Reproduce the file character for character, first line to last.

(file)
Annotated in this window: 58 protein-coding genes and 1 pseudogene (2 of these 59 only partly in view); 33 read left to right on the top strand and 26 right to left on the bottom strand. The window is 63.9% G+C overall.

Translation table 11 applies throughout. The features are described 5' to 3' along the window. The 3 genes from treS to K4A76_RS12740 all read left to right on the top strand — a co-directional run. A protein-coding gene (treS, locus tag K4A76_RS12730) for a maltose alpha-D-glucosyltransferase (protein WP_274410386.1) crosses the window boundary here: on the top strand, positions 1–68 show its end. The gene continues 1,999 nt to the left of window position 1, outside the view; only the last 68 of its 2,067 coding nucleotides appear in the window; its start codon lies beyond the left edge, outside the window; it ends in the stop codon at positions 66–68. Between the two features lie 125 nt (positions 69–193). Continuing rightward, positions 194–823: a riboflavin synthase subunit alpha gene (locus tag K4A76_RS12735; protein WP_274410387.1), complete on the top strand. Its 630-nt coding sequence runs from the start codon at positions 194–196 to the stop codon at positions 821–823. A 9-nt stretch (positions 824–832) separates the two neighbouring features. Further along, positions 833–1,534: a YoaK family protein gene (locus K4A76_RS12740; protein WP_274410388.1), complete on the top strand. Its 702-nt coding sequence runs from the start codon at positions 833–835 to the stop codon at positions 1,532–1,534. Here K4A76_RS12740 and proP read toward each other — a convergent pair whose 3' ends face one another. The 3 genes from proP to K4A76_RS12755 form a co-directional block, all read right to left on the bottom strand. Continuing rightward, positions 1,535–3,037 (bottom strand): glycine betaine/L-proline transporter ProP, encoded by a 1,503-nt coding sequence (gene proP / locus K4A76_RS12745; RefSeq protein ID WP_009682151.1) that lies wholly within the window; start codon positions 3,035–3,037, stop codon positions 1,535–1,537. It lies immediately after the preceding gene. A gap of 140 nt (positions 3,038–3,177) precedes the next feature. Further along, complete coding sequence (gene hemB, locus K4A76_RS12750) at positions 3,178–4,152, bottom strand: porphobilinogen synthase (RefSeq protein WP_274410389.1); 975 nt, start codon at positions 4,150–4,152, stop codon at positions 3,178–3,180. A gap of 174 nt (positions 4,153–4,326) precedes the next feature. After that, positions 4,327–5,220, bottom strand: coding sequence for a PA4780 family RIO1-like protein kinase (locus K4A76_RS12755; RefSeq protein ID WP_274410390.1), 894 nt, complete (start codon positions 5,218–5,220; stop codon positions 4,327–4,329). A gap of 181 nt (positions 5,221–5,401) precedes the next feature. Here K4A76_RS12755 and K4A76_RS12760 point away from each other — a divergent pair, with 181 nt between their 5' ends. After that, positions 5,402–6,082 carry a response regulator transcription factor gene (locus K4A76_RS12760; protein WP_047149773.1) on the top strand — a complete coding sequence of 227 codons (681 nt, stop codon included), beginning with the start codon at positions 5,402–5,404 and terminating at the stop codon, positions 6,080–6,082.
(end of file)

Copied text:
Annotated in this window: 58 protein-coding genes and 1 pseudogene (2 of these 59 only partly in view); 33 read left to right on the top strand and 26 right to left on the bottom strand. The window is 63.9% G+C overall.

Translation table 11 applies throughout. The features are described 5' to 3' along the window. The 3 genes from treS to K4A76_RS12740 all read left to right on the top strand — a co-directional run. A protein-coding gene (treS, locus tag K4A76_RS12730) for a maltose alpha-D-glucosyltransferase (protein WP_274410386.1) crosses the window boundary here: on the top strand, positions 1–68 show its end. The gene continues 1,999 nt to the left of window position 1, outside the view; only the last 68 of its 2,067 coding nucleotides appear in the window; its start codon lies beyond the left edge, outside the window; it ends in the stop codon at positions 66–68. Between the two features lie 125 nt (positions 69–193). Continuing rightward, positions 194–823: a riboflavin synthase subunit alpha gene (locus tag K4A76_RS12735; protein WP_274410387.1), complete on the top strand. Its 630-nt coding sequence runs from the start codon at positions 194–196 to the stop codon at positions 821–823. A 9-nt stretch (positions 824–832) separates the two neighbouring features. Further along, positions 833–1,534: a YoaK family protein gene (locus K4A76_RS12740; protein WP_274410388.1), complete on the top strand. Its 702-nt coding sequence runs from the start codon at positions 833–835 to the stop codon at positions 1,532–1,534. Here K4A76_RS12740 and proP read toward each other — a convergent pair whose 3' ends face one another. The 3 genes from proP to K4A76_RS12755 form a co-directional block, all read right to left on the bottom strand. Continuing rightward, positions 1,535–3,037 (bottom strand): glycine betaine/L-proline transporter ProP, encoded by a 1,503-nt coding sequence (gene proP / locus K4A76_RS12745; RefSeq protein ID WP_009682151.1) that lies wholly within the window; start codon positions 3,035–3,037, stop codon positions 1,535–1,537. It lies immediately after the preceding gene. A gap of 140 nt (positions 3,038–3,177) precedes the next feature. Further along, complete coding sequence (gene hemB, locus K4A76_RS12750) at positions 3,178–4,152, bottom strand: porphobilinogen synthase (RefSeq protein WP_274410389.1); 975 nt, start codon at positions 4,150–4,152, stop codon at positions 3,178–3,180. A gap of 174 nt (positions 4,153–4,326) precedes the next feature. After that, positions 4,327–5,220, bottom strand: coding sequence for a PA4780 family RIO1-like protein kinase (locus K4A76_RS12755; RefSeq protein ID WP_274410390.1), 894 nt, complete (start codon positions 5,218–5,220; stop codon positions 4,327–4,329). A gap of 181 nt (positions 5,221–5,401) precedes the next feature. Here K4A76_RS12755 and K4A76_RS12760 point away from each other — a divergent pair, with 181 nt between their 5' ends. After that, positions 5,402–6,082 carry a response regulator transcription factor gene (locus K4A76_RS12760; protein WP_047149773.1) on the top strand — a complete coding sequence of 227 codons (681 nt, stop codon included), beginning with the start codon at positions 5,402–5,404 and terminating at the stop codon, positions 6,080–6,082.